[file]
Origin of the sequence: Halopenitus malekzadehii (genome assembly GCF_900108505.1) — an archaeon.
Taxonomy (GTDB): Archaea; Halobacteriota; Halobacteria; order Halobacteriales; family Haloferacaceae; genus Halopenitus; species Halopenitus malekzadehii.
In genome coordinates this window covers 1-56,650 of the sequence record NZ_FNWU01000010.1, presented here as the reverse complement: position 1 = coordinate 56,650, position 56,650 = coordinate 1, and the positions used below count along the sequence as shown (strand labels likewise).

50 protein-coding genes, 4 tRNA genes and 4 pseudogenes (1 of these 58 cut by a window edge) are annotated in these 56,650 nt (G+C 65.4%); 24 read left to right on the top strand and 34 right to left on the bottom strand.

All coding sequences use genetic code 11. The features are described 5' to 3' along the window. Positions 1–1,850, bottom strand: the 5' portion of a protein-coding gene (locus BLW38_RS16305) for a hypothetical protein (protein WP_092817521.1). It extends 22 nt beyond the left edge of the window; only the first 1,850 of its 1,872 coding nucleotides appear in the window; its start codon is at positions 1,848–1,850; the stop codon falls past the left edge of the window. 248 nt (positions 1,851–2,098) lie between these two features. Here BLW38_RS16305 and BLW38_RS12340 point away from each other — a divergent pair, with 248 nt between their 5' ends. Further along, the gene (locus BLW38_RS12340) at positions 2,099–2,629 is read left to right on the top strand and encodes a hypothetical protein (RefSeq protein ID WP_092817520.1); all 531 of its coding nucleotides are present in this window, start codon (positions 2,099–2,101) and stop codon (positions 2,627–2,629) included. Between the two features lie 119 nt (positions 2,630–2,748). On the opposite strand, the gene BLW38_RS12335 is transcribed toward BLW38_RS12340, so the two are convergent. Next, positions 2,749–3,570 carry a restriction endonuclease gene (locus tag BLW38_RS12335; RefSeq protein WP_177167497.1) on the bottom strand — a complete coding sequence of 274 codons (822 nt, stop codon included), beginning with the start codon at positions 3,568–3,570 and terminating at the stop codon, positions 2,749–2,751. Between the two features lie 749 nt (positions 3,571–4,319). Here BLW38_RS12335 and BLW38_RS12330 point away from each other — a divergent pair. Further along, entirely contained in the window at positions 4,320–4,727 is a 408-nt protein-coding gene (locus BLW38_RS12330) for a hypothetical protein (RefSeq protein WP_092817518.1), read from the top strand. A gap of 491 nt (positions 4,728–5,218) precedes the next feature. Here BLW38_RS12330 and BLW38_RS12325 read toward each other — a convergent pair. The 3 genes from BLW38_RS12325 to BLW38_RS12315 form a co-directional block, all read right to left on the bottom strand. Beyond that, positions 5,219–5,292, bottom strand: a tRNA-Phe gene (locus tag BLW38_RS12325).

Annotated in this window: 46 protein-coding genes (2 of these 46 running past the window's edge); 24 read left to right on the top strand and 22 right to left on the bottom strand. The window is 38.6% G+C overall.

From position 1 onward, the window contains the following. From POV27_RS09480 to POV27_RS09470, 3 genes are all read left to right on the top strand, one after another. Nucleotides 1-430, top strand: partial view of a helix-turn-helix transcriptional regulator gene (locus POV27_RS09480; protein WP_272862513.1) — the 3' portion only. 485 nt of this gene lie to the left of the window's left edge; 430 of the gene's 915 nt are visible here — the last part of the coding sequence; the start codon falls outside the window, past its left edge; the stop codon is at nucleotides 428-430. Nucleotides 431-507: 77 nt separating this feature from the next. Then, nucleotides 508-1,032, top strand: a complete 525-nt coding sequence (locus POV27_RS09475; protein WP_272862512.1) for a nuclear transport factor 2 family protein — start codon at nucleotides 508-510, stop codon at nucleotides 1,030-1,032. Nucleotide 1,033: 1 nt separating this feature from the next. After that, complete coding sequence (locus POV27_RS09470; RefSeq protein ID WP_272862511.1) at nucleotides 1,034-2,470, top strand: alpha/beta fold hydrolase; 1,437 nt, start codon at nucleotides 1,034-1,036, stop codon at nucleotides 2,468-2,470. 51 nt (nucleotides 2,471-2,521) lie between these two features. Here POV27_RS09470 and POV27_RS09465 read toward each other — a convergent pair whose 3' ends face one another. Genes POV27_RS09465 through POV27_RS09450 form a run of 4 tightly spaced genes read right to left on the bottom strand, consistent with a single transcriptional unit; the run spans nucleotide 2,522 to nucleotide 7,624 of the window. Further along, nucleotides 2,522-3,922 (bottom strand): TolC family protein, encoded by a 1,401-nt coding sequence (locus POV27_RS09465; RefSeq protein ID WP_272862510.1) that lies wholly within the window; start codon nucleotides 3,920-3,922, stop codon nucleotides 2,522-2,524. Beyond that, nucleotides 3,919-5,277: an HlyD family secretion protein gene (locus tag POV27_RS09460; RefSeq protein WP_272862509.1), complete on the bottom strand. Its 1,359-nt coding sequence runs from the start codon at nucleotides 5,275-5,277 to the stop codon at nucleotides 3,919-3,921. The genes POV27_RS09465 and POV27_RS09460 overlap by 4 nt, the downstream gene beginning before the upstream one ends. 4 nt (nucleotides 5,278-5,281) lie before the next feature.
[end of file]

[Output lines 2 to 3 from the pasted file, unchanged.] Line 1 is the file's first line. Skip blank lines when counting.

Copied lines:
Taxonomy (GTDB): Archaea; Halobacteriota; Halobacteria; order Halobacteriales; family Haloferacaceae; genus Halopenitus; species Halopenitus malekzadehii.
In genome coordinates this window covers 1-56,650 of the sequence record NZ_FNWU01000010.1, presented here as the reverse complement: position 1 = coordinate 56,650, position 56,650 = coordinate 1, and the positions used below count along the sequence as shown (strand labels likewise).